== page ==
## Sunday, March 11, 2012

### Matrix-Vector Multiplication

I'm finishing up my spring break this week (I know - not much of a "spring" break, but you take what you can get) and I decided to start going through the MIT OpenCourseWare course on Linear Algebra. I want to be a graphics guy when I get out of school and I haven't taken a single linear algebra course yet! Shame on me.

Gilbert Strang is a great lecturer. He teaches linear algebra in a such a way that even the small points he makes makes you go "aha!" I'd never had matrix-vector multiplication explained to me; it was just something I memorized and had to take a leap of faith for. In his lectures, Strang really hits home the importance of this idea of "linear combinations."

Linear combinations are simple. If you have a bunch of vectors and a scalar coefficient for each vector, the linear combination is just the addition of each vector multiplied by its scalar.

As it turns out, that's exactly what matrix-vector multiplication is, too. Each column in your matrix is one of the vectors and each component in your vector is one of the coefficients (the first component of the vector is the coefficient to the first column, the second component of the vector is the coefficient to the second column, etc.).

The typical way to think of matrix-vector multiplication is to just consider your vector as a matrix and do the standard "take a row from the first matrix, take a column from the second matrix, perform the dot product" matrix multiplication.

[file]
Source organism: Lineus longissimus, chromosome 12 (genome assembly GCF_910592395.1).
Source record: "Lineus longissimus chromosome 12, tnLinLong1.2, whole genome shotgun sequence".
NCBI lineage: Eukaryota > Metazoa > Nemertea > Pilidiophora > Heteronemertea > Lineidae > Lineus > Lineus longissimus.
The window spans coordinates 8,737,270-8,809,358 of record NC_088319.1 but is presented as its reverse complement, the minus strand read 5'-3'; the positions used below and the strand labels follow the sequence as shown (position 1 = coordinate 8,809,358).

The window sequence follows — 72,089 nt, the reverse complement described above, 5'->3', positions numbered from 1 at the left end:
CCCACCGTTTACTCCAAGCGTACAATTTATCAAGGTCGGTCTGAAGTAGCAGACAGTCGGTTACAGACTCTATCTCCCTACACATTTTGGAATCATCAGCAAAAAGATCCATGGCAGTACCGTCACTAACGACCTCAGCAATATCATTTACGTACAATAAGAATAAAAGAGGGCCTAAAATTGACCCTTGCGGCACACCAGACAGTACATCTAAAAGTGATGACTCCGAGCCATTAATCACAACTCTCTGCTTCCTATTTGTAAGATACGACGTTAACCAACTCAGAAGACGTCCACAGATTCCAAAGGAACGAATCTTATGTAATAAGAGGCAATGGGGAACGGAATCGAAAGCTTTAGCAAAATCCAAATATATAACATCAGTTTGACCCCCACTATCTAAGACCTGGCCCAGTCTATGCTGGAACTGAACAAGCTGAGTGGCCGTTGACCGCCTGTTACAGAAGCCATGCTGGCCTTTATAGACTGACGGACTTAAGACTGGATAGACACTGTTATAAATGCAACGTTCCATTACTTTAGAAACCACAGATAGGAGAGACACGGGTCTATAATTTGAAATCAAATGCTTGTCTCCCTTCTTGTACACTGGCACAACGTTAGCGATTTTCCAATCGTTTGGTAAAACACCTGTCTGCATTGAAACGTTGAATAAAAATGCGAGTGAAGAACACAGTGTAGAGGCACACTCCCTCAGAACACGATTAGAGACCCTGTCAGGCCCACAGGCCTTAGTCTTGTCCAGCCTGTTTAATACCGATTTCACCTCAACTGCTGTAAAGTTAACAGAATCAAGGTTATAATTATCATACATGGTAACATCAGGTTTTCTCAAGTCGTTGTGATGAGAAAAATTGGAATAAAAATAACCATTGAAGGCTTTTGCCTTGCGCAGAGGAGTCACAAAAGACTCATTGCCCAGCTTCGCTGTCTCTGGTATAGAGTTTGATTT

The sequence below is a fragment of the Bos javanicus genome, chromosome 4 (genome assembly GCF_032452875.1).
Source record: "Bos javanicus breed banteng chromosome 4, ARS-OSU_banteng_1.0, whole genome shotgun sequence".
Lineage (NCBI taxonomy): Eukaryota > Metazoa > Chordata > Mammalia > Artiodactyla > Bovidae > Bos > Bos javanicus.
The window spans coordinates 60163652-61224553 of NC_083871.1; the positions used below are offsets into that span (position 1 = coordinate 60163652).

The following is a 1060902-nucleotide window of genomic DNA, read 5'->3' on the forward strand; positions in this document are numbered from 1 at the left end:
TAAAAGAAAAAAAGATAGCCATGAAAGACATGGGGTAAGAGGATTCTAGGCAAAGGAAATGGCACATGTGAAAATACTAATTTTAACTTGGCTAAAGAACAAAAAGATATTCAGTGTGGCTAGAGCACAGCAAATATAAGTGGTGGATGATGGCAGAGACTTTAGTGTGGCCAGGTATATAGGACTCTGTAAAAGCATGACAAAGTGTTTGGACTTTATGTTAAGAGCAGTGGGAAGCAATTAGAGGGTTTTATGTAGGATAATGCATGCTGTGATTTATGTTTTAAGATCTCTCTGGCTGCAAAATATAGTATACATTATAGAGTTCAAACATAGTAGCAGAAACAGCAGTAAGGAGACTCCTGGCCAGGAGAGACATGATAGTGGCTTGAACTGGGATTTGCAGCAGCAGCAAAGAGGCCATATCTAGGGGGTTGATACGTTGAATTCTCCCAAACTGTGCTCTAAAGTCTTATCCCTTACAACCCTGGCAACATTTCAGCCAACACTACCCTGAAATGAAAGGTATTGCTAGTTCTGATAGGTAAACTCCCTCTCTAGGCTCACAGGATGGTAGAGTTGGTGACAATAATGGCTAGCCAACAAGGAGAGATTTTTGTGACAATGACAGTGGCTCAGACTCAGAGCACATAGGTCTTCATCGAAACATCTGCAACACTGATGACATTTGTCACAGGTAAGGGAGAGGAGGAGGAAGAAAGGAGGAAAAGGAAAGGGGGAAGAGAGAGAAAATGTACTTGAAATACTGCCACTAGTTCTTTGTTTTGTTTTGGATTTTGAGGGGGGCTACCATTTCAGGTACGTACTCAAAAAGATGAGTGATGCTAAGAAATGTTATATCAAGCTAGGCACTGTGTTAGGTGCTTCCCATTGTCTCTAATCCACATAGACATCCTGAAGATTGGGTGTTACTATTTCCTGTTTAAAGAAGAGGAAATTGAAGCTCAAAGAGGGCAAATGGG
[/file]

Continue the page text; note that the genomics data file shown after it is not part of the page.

With the linear combination concept, matrix-vector multiplication becomes much more intuitive (for me at least) because it's just a normal linear combination:

$\begin{bmatrix} c1_{1} & c2_{1} & c3_{1} \\ c1_{2} & c2_{2} & c3_{2} \\ c1_{3} & c2_{3} & c3_{3} \end{bmatrix}\begin{bmatrix} x_{1}\\ x_{2}\\ x_{3} \end{bmatrix} = x_{1}\begin{bmatrix} c1_{1}\\ c1_{2}\\ c1_{3} \end{bmatrix} + x_{2}\begin{bmatrix} c2_{1}\\ c2_{2}\\ c2_{3} \end{bmatrix} + x_{3}\begin{bmatrix} c3_{1}\\ c3_{2}\\ c3_{3} \end{bmatrix}$
If you work this out, you'll see this is equivalent to the dot-product technique.

The linear combination repurposing of matrix-vector multiplication makes a lot of sense if you imagine the matrix to be a rotation matrix where each column is an axis that forms a basis/coordinate system, and the vector to be a point in space. If you visualize vector addition using the "head-to-tail" concept, you can almost visualize why multiplication of a rotation matrix and a point works!